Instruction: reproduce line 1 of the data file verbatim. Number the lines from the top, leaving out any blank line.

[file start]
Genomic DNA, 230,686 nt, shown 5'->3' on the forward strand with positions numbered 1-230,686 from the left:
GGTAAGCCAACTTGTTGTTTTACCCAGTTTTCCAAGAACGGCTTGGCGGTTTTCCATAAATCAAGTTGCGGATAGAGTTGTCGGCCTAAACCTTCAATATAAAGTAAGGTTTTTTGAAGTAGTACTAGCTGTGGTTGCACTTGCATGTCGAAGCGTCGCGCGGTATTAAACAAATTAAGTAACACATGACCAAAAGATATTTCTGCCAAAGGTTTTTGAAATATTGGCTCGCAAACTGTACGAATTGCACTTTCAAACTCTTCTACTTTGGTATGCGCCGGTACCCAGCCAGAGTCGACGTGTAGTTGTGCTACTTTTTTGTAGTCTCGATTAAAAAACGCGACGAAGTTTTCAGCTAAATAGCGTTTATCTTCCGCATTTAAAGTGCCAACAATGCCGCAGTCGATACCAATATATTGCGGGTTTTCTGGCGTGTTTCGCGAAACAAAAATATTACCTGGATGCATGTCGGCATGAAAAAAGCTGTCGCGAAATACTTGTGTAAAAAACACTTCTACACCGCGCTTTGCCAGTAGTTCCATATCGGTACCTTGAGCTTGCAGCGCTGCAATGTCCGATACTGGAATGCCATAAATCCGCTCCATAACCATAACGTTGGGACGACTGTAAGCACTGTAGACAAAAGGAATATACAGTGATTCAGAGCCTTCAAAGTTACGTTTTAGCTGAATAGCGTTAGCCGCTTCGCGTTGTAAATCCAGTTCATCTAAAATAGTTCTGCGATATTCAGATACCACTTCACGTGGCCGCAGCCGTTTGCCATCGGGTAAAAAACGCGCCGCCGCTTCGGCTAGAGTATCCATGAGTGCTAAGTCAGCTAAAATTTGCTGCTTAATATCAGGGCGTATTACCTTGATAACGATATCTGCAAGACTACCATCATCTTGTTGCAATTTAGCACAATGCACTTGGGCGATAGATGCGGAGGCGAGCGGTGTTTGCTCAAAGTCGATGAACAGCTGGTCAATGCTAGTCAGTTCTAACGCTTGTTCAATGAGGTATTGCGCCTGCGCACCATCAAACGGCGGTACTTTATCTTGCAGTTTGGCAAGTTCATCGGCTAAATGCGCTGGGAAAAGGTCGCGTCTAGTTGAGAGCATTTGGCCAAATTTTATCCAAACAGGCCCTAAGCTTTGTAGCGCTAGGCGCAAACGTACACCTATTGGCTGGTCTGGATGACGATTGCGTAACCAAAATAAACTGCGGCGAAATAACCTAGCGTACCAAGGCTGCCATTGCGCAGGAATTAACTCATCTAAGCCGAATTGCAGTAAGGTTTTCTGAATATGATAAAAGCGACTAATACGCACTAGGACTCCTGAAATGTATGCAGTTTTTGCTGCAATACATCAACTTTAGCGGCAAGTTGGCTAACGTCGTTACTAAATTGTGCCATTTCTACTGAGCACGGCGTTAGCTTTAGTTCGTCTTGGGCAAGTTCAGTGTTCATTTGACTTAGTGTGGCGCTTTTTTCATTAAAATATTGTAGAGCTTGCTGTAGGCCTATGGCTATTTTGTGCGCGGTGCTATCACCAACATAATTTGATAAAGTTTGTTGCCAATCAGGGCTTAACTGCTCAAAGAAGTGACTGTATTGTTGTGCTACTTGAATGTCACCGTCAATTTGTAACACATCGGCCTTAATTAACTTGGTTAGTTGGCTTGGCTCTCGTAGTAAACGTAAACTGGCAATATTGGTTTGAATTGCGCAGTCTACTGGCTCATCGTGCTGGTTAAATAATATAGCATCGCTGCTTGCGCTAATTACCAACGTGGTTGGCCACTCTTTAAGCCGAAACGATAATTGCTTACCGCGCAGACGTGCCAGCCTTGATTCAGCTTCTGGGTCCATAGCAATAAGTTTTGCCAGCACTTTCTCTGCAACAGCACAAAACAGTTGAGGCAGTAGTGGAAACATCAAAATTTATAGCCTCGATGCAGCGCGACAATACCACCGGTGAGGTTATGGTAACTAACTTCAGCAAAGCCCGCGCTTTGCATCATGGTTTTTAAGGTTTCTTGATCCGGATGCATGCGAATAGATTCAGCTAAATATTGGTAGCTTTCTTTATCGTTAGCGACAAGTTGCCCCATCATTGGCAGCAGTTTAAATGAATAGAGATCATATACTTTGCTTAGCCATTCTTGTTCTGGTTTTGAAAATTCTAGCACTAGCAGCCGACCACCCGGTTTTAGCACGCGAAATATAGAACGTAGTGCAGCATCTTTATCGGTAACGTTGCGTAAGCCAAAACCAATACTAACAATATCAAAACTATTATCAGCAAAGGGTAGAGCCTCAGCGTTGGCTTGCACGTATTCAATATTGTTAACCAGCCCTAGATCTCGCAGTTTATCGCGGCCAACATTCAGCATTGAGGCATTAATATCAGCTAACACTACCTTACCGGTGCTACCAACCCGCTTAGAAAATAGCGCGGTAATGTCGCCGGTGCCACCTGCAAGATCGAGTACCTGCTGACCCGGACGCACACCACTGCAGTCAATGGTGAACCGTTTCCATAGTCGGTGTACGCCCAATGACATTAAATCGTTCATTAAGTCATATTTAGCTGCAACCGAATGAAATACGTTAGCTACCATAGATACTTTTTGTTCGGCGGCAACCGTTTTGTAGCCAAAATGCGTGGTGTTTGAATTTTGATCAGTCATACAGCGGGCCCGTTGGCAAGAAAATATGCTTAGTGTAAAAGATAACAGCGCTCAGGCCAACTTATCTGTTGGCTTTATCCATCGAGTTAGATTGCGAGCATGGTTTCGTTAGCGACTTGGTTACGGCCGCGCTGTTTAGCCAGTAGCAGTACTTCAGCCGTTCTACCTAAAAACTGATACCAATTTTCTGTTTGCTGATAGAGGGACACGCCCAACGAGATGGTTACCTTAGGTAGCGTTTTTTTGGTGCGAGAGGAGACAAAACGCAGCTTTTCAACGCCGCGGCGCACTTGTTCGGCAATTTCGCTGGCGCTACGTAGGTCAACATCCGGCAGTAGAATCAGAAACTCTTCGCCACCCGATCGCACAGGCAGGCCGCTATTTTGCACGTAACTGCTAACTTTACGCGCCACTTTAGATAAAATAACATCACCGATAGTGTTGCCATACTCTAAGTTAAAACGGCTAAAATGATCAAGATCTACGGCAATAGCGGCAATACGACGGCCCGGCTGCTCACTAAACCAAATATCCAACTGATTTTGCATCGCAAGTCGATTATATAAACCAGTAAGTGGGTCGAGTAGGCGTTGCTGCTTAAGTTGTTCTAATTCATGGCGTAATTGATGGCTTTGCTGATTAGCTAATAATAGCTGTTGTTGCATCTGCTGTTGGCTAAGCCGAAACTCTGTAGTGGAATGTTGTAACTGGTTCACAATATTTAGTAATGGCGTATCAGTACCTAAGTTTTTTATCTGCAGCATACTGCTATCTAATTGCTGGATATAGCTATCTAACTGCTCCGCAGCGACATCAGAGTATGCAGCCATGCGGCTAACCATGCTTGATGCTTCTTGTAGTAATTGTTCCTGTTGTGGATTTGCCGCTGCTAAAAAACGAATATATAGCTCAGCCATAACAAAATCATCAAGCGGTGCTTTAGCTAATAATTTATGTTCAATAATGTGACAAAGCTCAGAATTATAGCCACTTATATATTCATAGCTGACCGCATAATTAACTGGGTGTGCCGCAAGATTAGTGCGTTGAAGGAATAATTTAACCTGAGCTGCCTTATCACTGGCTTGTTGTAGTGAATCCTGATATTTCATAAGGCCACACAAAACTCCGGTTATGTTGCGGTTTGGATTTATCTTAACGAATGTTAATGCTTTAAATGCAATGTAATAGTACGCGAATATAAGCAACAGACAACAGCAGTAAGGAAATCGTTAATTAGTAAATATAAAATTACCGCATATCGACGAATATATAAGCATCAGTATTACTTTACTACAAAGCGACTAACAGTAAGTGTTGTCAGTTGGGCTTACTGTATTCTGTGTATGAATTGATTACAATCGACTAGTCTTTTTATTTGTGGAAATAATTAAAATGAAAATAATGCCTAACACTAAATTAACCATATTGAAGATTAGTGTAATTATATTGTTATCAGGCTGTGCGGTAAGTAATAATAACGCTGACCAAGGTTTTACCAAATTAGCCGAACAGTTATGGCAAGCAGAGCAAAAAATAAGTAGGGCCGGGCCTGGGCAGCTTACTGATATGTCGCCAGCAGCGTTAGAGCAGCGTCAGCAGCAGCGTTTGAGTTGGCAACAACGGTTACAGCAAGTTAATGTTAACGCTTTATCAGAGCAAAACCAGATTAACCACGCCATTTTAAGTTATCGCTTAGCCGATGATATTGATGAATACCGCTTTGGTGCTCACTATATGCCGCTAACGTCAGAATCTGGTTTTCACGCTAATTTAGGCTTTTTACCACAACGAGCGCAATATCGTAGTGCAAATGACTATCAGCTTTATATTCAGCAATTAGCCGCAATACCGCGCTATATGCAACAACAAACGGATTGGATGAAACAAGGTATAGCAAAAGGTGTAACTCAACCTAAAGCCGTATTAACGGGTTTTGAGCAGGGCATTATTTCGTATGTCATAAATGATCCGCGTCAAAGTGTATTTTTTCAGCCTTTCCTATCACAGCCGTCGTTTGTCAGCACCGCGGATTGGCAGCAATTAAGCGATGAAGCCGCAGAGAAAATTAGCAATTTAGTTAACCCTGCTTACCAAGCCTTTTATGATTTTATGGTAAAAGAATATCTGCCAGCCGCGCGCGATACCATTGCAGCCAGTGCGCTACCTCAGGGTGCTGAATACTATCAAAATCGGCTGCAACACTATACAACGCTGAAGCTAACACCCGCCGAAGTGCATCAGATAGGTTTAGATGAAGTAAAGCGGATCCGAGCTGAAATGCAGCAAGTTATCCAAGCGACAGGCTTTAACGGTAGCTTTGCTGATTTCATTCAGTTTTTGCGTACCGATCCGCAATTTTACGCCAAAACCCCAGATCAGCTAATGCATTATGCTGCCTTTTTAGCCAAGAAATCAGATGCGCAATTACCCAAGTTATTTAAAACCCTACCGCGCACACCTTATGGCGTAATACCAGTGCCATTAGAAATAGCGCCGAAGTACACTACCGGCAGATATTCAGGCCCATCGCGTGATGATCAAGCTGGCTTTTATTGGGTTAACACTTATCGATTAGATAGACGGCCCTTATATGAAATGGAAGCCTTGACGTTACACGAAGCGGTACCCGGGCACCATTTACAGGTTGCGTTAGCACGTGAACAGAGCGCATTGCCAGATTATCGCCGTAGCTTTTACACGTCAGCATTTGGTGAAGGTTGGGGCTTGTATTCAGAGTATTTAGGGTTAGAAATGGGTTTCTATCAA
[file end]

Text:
Genomic DNA, 230,686 nt, shown 5'->3' on the forward strand with positions numbered 1-230,686 from the left: